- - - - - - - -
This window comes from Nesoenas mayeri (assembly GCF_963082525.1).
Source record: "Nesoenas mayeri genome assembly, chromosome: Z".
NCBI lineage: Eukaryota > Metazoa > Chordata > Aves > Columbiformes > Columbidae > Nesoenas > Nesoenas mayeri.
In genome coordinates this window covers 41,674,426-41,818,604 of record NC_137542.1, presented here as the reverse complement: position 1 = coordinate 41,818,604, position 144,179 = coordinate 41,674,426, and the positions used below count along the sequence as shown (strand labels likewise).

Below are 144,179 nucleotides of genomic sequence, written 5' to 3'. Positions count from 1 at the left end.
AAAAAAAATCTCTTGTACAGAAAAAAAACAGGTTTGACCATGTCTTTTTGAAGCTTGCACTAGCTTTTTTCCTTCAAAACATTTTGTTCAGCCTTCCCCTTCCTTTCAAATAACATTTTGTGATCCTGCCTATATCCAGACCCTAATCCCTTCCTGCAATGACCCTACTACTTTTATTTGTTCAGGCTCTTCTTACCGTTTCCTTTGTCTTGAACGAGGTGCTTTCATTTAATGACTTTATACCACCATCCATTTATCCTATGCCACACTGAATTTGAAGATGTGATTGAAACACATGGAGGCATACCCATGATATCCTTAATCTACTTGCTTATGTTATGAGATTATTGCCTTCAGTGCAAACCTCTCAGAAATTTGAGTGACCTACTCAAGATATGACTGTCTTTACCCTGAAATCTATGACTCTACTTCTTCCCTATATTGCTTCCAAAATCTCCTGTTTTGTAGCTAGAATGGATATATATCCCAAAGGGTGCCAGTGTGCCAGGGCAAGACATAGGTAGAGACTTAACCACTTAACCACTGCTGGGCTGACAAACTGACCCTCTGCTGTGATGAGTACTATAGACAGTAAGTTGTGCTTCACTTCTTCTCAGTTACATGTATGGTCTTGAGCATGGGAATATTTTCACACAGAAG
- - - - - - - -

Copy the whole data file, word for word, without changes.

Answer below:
This window comes from Nesoenas mayeri (assembly GCF_963082525.1).
Source record: "Nesoenas mayeri genome assembly, chromosome: Z".
NCBI lineage: Eukaryota > Metazoa > Chordata > Aves > Columbiformes > Columbidae > Nesoenas > Nesoenas mayeri.
In genome coordinates this window covers 41,674,426-41,818,604 of record NC_137542.1, presented here as the reverse complement: position 1 = coordinate 41,818,604, position 144,179 = coordinate 41,674,426, and the positions used below count along the sequence as shown (strand labels likewise).

Below are 144,179 nucleotides of genomic sequence, written 5' to 3'. Positions count from 1 at the left end.
AAAAAAAATCTCTTGTACAGAAAAAAAACAGGTTTGACCATGTCTTTTTGAAGCTTGCACTAGCTTTTTTCCTTCAAAACATTTTGTTCAGCCTTCCCCTTCCTTTCAAATAACATTTTGTGATCCTGCCTATATCCAGACCCTAATCCCTTCCTGCAATGACCCTACTACTTTTATTTGTTCAGGCTCTTCTTACCGTTTCCTTTGTCTTGAACGAGGTGCTTTCATTTAATGACTTTATACCACCATCCATTTATCCTATGCCACACTGAATTTGAAGATGTGATTGAAACACATGGAGGCATACCCATGATATCCTTAATCTACTTGCTTATGTTATGAGATTATTGCCTTCAGTGCAAACCTCTCAGAAATTTGAGTGACCTACTCAAGATATGACTGTCTTTACCCTGAAATCTATGACTCTACTTCTTCCCTATATTGCTTCCAAAATCTCCTGTTTTGTAGCTAGAATGGATATATATCCCAAAGGGTGCCAGTGTGCCAGGGCAAGACATAGGTAGAGACTTAACCACTTAACCACTGCTGGGCTGACAAACTGACCCTCTGCTGTGATGAGTACTATAGACAGTAAGTTGTGCTTCACTTCTTCTCAGTTACATGTATGGTCTTGAGCATGGGAATATTTTCACACAGAAG